If there’s one thing I have learned in my time here as editor of Ceramic Arts Network, it’s that our readers never seem to tire of learning about decorative techniques for the clay surface. And neither do I. So, in this post, Wayne Bates shares some great insights into this fun technique called sgraffito. – Jennifer Poellot Harnetty, editor.
The word sgraffito is derived from the Italian word graffito, a drawing or inscription made on a wall or other surface (graffito also gave us the word graffiti). Graffito is past participal of sgraffire, which means “to scratch.” So the word sgraffito basically means to scratch and create a graphic or an image. In ceramics, sgraffito is a technique of ornamentation in which a surface layer is incised to reveal a ground of contrasting color.
I use sgraffito to get a clean line without masking or rulers, and I do more cutting than scraping. I use a handmade tool that is thin and cuts smoothly. I cut when the piece is stiff leather hard, which makes straight lines possible. If the piece is bone dry, the cut will be jagged and brittle. If the piece is too soft, the tool raises the edge of the cut and makes a higher ragged edge.
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If your clay has grog in it, or anything coarser than fine sand, you won’t get a smooth cut. I use a rubber-tipped air tool and a soft cosmetic brush to blow or brush off the cuttings. The cut pieces are still moist enough to stick if you touch them to the surface, so they should be removed frequently. You can use a thin coat of wax resist to protect light-colored areas from dark cuttings. The wax resist will burn off in the bisque.
Ball clays are used for engobes because they are the most plastic clays and shrink the most allowing more room in the recipe for non-plastic color, frit, modifiers and fillers. Frit is used to bind the coating to the surface and to increase the interface with the pot and the glaze. Wollastonite is used to add calcium so the chrome-tin colors will work, and flint is used as a filler and stabilizer for colors that flux the mix. I mix the engobes thoroughly and screen them through an 80-mesh sieve. Most of my colors come from commercial glaze stains although not all commercial stains will work, but if you think of engobes as being closer to glazes than slips, additives can help produce the right colors. Changes in the frit affects how fluid an engobe is and how it works with the glaze. It can also produce a vitreous, glazelike surface. Changes in the amount of ball clay will make the engobe more or less plastic and change whether it goes on very wet pieces or bone-dry pieces.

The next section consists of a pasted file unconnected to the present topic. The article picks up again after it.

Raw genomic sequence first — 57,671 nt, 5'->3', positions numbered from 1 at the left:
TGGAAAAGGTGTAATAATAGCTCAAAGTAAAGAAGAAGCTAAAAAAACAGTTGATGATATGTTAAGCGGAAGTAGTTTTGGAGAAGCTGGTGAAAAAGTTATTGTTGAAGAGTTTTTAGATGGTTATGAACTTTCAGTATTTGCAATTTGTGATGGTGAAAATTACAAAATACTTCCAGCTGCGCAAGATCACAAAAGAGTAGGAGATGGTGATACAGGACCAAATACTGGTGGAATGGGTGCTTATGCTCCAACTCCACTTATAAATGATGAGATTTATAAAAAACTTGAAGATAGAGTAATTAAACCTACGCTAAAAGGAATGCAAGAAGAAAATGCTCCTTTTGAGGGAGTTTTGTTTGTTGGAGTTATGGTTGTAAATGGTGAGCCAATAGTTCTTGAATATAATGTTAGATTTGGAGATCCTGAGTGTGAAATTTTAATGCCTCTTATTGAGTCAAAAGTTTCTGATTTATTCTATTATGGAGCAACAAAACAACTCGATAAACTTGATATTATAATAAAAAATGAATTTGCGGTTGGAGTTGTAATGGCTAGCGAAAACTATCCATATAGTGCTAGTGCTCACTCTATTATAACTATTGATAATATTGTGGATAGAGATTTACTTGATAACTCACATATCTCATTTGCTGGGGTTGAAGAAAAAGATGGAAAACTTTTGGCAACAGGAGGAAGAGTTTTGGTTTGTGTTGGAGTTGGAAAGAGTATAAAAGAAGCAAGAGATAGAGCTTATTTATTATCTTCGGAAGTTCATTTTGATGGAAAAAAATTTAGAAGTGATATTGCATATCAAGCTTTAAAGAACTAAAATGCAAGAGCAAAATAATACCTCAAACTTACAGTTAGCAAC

CAUTION: Overspray is hazardous. The engobe spray contains silica, which can be harmful if inhaled.
Wear a mask, and make sure your booth has an exhaust system.
I use an automotive-detail-type spray gun to apply engobes and glazes. It has a smaller fan size than the full-size gun, has good volume and is much faster than an airbrush. It’s a high volume/low pressure (HVLP) gun and it produces less overspray. I use a large HLVP spray gun for the cover glazes because of its high volume.